Small Country: Great Emotion (Review)

Small Country: Great Emotion (Review)

A sensitive film and a beautiful adaptation of the successful novel by Gaël Faye. To (re) see this evening on France 3.

After bringing to the screen The promise of dawn by Romain Gary, Eric Barbier confronts another childhood, that told by Gaël Faye in Little countryreleased in theaters in the summer of 2020. First recommend it to you.

The action of the novel begins in 1992, at the heart of the games of a ten-year-old boy, Gabriel, raised in Burundi between a French father and a Rwandan mother. The director transcribes through pretty scenes the flavors of a lost paradise and manages to translate Gaël Faye’s fine writing on daily life in Bujumbura into authentic moments of History where banality is dotted. But this joyful ode to childhood will gradually turn into a nightmare. And it is at the height of a child, almost removed from the misfortune that we experience, like Gabriel the hero, the Rwandan genocide, when, accompanied by his younger sister, he begins to hear the onslaught of the murderous madness on the march.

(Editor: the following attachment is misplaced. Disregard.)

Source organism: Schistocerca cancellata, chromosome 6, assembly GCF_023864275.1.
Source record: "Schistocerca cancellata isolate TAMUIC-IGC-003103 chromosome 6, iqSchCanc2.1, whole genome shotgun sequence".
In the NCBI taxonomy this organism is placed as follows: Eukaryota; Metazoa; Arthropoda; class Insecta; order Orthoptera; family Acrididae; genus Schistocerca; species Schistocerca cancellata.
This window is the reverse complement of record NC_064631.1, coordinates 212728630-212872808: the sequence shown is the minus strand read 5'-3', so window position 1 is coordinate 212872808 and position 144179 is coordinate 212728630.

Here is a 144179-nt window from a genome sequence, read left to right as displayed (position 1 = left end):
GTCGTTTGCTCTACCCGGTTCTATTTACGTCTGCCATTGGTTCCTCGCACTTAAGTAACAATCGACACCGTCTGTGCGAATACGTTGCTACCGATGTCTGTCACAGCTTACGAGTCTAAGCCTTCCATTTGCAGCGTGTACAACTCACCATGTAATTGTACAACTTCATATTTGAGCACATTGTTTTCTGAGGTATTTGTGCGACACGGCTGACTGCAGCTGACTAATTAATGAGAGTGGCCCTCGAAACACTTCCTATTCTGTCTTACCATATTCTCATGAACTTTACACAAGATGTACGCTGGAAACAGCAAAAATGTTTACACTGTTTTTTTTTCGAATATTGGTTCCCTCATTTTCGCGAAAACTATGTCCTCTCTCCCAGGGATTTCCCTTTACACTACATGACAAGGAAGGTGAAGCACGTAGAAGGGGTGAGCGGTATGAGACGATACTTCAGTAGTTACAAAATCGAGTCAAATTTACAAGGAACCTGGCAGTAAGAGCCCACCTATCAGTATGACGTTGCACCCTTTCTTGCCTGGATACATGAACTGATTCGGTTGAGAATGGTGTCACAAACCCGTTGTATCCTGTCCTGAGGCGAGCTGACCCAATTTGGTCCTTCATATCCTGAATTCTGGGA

Jean-Paul Rouve embodies their father. And he excels in an ambivalent register where he gives colors to a rather silent character. The success of Little country owes a lot to his energy. Facing him, Isabelle Kabano interprets, with a rare sensitivity, a mother completely cracked from the inside. Caught in a vice between forced exile and life with her children, she will be consumed before our eyes before the impossible choice. Brief, Little country it’s a slap in the face to Hollywood films about African wars that have gorged themselves on images of violence. Here, The Slap is even greater, when the viewer, like the hero, realizes the magnitude of the horror.

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